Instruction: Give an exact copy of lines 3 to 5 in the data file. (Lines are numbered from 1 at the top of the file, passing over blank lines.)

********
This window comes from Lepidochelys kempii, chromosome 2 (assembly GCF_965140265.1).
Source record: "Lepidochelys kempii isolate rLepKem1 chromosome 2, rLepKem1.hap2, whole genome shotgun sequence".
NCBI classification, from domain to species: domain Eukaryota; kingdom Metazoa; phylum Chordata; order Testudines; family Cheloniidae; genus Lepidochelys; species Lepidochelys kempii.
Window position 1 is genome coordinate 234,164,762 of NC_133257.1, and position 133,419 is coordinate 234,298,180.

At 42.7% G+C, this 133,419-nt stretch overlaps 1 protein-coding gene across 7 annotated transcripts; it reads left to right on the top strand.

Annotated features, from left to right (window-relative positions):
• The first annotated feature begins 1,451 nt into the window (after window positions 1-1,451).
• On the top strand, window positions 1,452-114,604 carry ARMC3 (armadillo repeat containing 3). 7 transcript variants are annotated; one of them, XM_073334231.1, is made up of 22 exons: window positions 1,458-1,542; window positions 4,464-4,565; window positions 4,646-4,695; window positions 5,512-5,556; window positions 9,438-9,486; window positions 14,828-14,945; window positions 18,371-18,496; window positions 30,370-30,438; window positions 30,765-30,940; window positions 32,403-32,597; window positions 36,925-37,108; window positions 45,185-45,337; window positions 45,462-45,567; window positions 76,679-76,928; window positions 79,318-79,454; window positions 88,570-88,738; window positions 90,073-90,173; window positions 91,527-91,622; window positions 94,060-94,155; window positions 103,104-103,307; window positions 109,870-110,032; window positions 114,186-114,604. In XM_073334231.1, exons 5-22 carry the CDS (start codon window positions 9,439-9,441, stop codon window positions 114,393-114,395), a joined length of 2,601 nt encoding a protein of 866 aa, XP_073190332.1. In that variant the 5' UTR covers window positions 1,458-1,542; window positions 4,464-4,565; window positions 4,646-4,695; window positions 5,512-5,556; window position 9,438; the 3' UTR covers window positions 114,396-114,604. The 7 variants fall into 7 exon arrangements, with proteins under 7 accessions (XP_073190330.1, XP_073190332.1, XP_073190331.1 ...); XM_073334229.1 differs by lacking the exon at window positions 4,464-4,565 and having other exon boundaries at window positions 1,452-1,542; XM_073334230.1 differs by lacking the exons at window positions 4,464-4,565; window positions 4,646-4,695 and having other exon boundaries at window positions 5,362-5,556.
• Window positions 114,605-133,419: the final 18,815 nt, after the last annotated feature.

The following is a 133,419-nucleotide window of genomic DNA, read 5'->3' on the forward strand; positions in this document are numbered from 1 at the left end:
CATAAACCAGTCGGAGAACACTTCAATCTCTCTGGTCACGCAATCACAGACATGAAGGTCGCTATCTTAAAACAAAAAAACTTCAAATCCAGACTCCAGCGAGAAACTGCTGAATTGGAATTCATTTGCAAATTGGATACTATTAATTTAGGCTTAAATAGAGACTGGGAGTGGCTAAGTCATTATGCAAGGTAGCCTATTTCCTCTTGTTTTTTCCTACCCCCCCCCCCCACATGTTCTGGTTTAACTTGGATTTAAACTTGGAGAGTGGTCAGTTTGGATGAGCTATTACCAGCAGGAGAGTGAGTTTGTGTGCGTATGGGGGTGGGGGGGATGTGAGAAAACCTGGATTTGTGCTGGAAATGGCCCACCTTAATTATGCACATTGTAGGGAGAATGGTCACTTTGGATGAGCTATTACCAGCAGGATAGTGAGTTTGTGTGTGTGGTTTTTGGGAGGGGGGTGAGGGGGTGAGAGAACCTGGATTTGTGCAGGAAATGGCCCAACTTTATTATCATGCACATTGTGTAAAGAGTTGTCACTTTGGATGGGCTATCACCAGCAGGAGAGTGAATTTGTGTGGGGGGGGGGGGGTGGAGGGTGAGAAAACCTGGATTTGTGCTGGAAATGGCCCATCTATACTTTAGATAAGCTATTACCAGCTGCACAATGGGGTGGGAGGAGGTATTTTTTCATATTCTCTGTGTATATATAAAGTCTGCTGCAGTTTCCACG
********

NCBI classification, from domain to species: domain Eukaryota; kingdom Metazoa; phylum Chordata; order Testudines; family Cheloniidae; genus Lepidochelys; species Lepidochelys kempii.
Window position 1 is genome coordinate 234,164,762 of NC_133257.1, and position 133,419 is coordinate 234,298,180.

At 42.7% G+C, this 133,419-nt stretch overlaps 1 protein-coding gene across 7 annotated transcripts; it reads left to right on the top strand.